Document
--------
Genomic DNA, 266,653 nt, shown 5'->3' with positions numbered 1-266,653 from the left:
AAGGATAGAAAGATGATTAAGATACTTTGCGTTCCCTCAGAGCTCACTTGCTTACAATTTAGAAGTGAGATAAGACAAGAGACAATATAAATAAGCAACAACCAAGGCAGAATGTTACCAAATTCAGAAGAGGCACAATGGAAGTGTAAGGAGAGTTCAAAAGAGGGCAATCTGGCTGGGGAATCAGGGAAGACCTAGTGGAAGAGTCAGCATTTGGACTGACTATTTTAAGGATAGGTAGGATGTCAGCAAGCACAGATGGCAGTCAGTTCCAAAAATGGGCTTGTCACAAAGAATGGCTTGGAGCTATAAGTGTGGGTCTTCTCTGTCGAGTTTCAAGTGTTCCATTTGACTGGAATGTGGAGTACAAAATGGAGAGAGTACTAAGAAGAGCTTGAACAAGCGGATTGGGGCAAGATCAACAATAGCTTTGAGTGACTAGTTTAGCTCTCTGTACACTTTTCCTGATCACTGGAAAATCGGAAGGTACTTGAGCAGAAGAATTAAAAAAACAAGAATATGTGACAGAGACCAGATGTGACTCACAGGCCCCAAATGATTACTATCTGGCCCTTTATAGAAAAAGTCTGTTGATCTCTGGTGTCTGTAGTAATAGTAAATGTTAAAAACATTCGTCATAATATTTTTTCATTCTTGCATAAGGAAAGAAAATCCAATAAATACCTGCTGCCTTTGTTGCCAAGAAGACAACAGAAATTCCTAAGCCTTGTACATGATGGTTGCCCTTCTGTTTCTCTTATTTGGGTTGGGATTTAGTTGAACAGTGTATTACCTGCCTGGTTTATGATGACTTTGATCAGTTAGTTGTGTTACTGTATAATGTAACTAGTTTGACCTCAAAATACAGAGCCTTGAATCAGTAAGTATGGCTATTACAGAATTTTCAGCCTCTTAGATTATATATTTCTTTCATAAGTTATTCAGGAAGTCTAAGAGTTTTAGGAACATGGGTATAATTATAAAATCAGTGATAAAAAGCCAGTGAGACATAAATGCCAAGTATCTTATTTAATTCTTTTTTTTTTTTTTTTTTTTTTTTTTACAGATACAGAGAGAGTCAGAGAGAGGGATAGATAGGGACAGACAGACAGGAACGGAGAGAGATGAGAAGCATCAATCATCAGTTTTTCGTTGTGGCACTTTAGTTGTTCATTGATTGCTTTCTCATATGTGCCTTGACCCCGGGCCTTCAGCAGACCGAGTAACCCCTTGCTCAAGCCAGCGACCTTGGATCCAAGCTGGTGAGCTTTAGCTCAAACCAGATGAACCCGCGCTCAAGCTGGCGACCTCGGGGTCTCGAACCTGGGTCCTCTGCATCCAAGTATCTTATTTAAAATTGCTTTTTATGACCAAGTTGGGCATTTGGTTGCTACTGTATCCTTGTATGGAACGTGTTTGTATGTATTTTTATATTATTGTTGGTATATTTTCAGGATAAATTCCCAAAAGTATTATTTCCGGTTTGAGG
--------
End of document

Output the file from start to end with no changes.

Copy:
Genomic DNA, 266,653 nt, shown 5'->3' with positions numbered 1-266,653 from the left:
AAGGATAGAAAGATGATTAAGATACTTTGCGTTCCCTCAGAGCTCACTTGCTTACAATTTAGAAGTGAGATAAGACAAGAGACAATATAAATAAGCAACAACCAAGGCAGAATGTTACCAAATTCAGAAGAGGCACAATGGAAGTGTAAGGAGAGTTCAAAAGAGGGCAATCTGGCTGGGGAATCAGGGAAGACCTAGTGGAAGAGTCAGCATTTGGACTGACTATTTTAAGGATAGGTAGGATGTCAGCAAGCACAGATGGCAGTCAGTTCCAAAAATGGGCTTGTCACAAAGAATGGCTTGGAGCTATAAGTGTGGGTCTTCTCTGTCGAGTTTCAAGTGTTCCATTTGACTGGAATGTGGAGTACAAAATGGAGAGAGTACTAAGAAGAGCTTGAACAAGCGGATTGGGGCAAGATCAACAATAGCTTTGAGTGACTAGTTTAGCTCTCTGTACACTTTTCCTGATCACTGGAAAATCGGAAGGTACTTGAGCAGAAGAATTAAAAAAACAAGAATATGTGACAGAGACCAGATGTGACTCACAGGCCCCAAATGATTACTATCTGGCCCTTTATAGAAAAAGTCTGTTGATCTCTGGTGTCTGTAGTAATAGTAAATGTTAAAAACATTCGTCATAATATTTTTTCATTCTTGCATAAGGAAAGAAAATCCAATAAATACCTGCTGCCTTTGTTGCCAAGAAGACAACAGAAATTCCTAAGCCTTGTACATGATGGTTGCCCTTCTGTTTCTCTTATTTGGGTTGGGATTTAGTTGAACAGTGTATTACCTGCCTGGTTTATGATGACTTTGATCAGTTAGTTGTGTTACTGTATAATGTAACTAGTTTGACCTCAAAATACAGAGCCTTGAATCAGTAAGTATGGCTATTACAGAATTTTCAGCCTCTTAGATTATATATTTCTTTCATAAGTTATTCAGGAAGTCTAAGAGTTTTAGGAACATGGGTATAATTATAAAATCAGTGATAAAAAGCCAGTGAGACATAAATGCCAAGTATCTTATTTAATTCTTTTTTTTTTTTTTTTTTTTTTTTTTACAGATACAGAGAGAGTCAGAGAGAGGGATAGATAGGGACAGACAGACAGGAACGGAGAGAGATGAGAAGCATCAATCATCAGTTTTTCGTTGTGGCACTTTAGTTGTTCATTGATTGCTTTCTCATATGTGCCTTGACCCCGGGCCTTCAGCAGACCGAGTAACCCCTTGCTCAAGCCAGCGACCTTGGATCCAAGCTGGTGAGCTTTAGCTCAAACCAGATGAACCCGCGCTCAAGCTGGCGACCTCGGGGTCTCGAACCTGGGTCCTCTGCATCCAAGTATCTTATTTAAAATTGCTTTTTATGACCAAGTTGGGCATTTGGTTGCTACTGTATCCTTGTATGGAACGTGTTTGTATGTATTTTTATATTATTGTTGGTATATTTTCAGGATAAATTCCCAAAAGTATTATTTCCGGTTTGAGG